I suspect you would have made things a whole lot easier for yourself (and certainly us) if you'd used meaningful names for your classes. Your description so far reminds me of one of those nightmare questions you get in the SCJP exam.

Names are incredibly important because they provide context, and good ones might have helped you to your solution a bit quicker.

Winston


Isn't it funny how there's always time and money enough to do it WRONG?
Articles by Winston can be found here
Dave Elwood
Ranch Hand

Joined: Dec 27, 2002
Posts: 84
meaningful names for your classes


such as?

Honestly, I don't know what you mean.
Randall Twede
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Joined: Oct 21, 2000
Posts: 4340
    
    2

once again i find myself agreeing with Winston. i usually don't even bother reading "lets pretend" code.
meaningful names. for example ImageViewer or AnalogClock. a name that means something(tells what the program does).

SCJP
Visit my download page
Winston Gutkowski
Bartender

Joined: Mar 17, 2011
Posts: 7501
    
  18

Dave Elwood wrote:such as?

I honestly don't know, because they're your classes and I couldn't really make head or tail of your question - but definitely NOT 'B3'.

Winston
Joanne Neal
Rancher

Joined: Aug 05, 2005
Posts: 3419
    
  12
Perhaps the OP's doing strange things with different sizes of paper.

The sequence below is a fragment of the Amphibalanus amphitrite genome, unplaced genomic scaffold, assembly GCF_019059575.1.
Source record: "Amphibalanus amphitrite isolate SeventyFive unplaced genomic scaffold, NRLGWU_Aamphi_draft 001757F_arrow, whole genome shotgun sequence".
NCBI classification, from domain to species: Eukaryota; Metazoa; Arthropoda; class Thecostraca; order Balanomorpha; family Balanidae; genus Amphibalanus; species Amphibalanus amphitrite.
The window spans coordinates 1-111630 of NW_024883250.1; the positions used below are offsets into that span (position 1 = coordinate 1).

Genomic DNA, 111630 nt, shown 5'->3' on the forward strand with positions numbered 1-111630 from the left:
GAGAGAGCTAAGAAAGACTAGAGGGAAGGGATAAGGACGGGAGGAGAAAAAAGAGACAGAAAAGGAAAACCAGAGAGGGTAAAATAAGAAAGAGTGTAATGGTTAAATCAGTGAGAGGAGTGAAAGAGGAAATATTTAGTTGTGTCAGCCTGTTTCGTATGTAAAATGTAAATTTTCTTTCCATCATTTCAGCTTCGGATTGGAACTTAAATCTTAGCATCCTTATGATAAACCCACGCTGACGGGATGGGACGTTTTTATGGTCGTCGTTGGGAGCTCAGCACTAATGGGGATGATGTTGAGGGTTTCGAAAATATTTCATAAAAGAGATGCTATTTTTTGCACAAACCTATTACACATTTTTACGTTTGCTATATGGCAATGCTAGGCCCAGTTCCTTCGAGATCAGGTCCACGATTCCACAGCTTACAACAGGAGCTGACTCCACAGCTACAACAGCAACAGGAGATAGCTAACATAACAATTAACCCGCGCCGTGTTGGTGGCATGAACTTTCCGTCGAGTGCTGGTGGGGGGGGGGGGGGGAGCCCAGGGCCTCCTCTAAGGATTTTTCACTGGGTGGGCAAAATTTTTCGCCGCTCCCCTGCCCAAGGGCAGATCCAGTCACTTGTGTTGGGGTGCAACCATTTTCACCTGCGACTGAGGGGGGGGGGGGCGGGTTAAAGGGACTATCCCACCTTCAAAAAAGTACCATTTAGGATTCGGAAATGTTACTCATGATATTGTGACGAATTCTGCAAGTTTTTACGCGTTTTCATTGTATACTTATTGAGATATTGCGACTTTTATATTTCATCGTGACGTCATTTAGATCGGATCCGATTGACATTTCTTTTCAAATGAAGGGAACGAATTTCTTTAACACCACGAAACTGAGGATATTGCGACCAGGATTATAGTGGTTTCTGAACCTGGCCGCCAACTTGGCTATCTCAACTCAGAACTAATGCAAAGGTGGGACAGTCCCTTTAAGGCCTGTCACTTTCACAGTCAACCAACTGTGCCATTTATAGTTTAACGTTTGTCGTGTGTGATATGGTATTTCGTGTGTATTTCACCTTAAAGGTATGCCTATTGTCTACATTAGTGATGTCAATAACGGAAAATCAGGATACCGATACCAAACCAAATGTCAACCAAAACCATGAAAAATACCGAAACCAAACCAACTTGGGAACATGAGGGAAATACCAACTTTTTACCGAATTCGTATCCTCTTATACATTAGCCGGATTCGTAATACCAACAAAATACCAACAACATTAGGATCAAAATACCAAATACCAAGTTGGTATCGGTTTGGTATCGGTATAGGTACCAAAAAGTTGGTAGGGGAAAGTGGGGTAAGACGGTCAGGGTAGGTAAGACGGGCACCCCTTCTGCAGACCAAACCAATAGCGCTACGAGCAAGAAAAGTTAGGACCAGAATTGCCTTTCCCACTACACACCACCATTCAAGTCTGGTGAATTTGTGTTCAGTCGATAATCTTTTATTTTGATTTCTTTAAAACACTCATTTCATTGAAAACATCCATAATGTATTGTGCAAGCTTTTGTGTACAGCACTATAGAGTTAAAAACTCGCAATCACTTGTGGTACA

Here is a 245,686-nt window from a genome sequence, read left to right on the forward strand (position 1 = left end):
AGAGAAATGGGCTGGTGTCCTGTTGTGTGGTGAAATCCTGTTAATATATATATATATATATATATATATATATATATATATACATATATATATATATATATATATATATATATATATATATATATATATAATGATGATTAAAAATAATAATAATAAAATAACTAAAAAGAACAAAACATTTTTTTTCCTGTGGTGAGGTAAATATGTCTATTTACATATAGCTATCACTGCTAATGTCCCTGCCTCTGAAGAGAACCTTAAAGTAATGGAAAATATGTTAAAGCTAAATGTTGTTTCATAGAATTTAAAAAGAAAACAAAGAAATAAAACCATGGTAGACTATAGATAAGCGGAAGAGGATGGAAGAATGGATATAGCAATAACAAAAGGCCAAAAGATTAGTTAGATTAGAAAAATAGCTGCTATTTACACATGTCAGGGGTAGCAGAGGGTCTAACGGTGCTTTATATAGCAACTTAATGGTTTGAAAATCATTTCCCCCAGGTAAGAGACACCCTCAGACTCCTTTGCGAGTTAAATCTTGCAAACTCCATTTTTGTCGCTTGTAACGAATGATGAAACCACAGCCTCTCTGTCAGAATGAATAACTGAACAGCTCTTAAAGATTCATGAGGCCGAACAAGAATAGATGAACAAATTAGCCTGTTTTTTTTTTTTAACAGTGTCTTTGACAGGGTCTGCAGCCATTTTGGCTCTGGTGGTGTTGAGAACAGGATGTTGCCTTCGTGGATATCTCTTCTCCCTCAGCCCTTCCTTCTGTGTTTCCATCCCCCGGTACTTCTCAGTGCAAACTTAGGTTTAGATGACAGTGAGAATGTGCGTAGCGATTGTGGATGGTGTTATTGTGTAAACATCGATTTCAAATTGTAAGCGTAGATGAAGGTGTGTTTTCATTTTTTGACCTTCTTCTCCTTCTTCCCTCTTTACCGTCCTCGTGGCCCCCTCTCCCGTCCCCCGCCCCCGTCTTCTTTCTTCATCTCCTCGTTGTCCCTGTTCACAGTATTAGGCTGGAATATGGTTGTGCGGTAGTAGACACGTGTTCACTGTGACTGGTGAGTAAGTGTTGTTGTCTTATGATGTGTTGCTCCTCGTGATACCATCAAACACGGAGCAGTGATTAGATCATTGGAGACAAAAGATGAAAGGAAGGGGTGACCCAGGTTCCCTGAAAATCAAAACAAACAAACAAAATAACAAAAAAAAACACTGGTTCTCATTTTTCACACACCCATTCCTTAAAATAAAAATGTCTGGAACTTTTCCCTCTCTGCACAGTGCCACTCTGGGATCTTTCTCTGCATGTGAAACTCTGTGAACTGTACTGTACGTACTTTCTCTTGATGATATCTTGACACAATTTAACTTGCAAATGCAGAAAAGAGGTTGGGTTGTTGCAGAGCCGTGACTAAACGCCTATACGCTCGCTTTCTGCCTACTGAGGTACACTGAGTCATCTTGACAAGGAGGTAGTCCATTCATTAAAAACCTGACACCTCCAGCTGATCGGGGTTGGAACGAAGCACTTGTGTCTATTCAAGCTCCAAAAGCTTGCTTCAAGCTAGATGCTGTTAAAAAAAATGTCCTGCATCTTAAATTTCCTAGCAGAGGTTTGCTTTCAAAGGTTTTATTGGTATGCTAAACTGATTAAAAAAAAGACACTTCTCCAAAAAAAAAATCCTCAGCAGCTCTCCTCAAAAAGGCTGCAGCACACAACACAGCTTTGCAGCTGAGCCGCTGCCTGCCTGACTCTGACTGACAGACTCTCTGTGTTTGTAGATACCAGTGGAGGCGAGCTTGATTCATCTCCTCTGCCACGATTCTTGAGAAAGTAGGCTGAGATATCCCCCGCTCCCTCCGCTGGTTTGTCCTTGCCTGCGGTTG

Joanne
Winston Gutkowski
Bartender

Joined: Mar 17, 2011
Posts: 7501
    
  18

Joanne Neal wrote:Perhaps the OP's doing strange things with different sizes of paper.

Ah. A clear mind on the subject. Does tend to suggest a PaperSize superclass we weren't told about...and wouldn't that other class then be a ClipListener?

Winston
Joanne Neal
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Joined: Aug 05, 2005
Posts: 3419
    
  12
Winston Gutkowski wrote:and wouldn't that other class then be a ClipListener?

Dave Elwood
Ranch Hand

Joined: Dec 27, 2002
Posts: 84
I honestly don't know, because they're your classes and I couldn't really make head or tail of your question


RTF text

A Class A2 object is a member of A1, constucted in the A1's constructor.
A Class A3 object is a member of A2, constucted in the A2's constructor.
and
A Class B2 object is a member of B1, constucted in the B1's constructor.
A Class B3 object is a member of B2, constucted in the B2's constructor.



a name that means something(tells what the program does).


: it demonstrates a concept

Still no ideas of how the classes 'must' be named?

How about Grandpa <-- Son1 <-- Grandson1 <-- Greatgrandson1 etc. ?? Acceptable or no?
Winston Gutkowski
Bartender

Joined: Mar 17, 2011
Posts: 7501
    
  18

Dave Elwood wrote:It demonstrates a concept